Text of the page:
View the San Juan Common
Core Web Page
SJTA and the District agree that working in full partnership will produce the greatest opportunity for a successful implementation of the Common Core Standards. We mutually believe that by innovatively implementing the Common Core State Standards we will ensure that ALL students are ready for college, career, and citizenship in the 21st century.
It Gets Better Project
San Juan Unified’s mission statement begins with “Valuing diversity and excellence.” As one example of how those values ring true, the District and the San Juan Teachers Association jointly produced and launched an “It Gets Better” video in support of all students- but especially those lesbian, gay, bisexual and transgender (LGBT) youth who may be the victims of bullying, harassment, intimidation or fear.
SJTA and the District believe that no student deserves to be bullied or harassed. Whether it’s at school, at home, or in the greater community, it is not OK. That includes LGBT youth who are often the victims of these behaviors, which can lead to a higher rate of depression, self-harm and suicide.
Nine students and staff from throughout the District have stepped forward to share their stories of growing up and finding their place in a world that supports and accepts them for who they are. These individuals hope that by sharing their stories, current students and youth in our community who identify themselves as LGBT might find hope and courage to seek help if they need it.
If you are interested in more information and/or training in these issues, SJTA provides a variety of workshops and professional development activities on diversity and current anti-bullying laws.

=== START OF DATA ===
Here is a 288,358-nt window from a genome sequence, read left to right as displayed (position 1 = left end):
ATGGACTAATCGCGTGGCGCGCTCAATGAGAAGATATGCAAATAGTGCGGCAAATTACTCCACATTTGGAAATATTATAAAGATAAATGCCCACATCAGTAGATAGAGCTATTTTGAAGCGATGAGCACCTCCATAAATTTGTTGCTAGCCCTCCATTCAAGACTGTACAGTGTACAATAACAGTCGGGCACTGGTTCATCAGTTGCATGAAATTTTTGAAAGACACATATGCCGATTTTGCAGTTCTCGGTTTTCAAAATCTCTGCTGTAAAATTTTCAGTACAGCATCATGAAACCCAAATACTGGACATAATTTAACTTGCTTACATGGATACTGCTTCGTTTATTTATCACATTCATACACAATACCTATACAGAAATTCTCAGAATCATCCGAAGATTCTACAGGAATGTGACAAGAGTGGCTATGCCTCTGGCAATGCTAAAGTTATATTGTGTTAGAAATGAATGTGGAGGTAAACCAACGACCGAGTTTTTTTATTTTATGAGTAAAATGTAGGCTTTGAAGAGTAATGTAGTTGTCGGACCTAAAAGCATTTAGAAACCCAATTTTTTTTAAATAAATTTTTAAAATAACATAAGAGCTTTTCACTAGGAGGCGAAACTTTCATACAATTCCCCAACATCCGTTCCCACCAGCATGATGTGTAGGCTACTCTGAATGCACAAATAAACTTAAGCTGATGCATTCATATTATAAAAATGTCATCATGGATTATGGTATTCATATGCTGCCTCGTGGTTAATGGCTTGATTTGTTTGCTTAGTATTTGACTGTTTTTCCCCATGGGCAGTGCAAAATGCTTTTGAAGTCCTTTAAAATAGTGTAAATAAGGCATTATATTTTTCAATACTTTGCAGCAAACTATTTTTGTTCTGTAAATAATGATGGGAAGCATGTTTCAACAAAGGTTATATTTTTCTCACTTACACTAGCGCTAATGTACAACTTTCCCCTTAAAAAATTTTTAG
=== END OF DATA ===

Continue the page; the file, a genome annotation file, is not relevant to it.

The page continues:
For more information and resources for teachers and students
go to: www.sanjuan.edu/itgetsbetter
The following article appeared in an online blog in Education Week.
READ THE FULL ARTICLE
Peer Assistance and Review in San Juan
Shannan Brown and Cheryl Dultz
Public education in the US is under tremendous pressure to improve. International indicators, as well as continuous achievement gaps, have sent states and districts scurrying for answers. In some places, people are ‘Racing to the Top’ while others (usually outside of education) are looking for quick fixes by imposing reforms top down. While both of these approaches gain the lion’s share of media attention, they have focused largely on accountability. In a few places, however, educational transformation is quietly underway that focuses on continual improvement of practice. The San Juan Unified School District, a large suburban district outside Sacramento, CA, is one such place.
San Juan is undergoing a massive change process lead jointly by the San Juan Teachers Association (SJTA) and district management. Guided by the district’s Strategic Plan and shared values regarding student learning, SJTA and SJUSD are working collaboratively to continually improve teaching and learning. The magnitude of this change effort is enormous, but we are confident that we are on the right path. Our confidence is predicated upon many joint efforts over the years, but the success of one initiative in particular is the cornerstone of our approach: Peer Assistance and Review (PAR). Its merit has been most recently substantiated in Peer Review: Getting Serious about Teacher Support and Evaluation (Koppich & Humphrey 2011).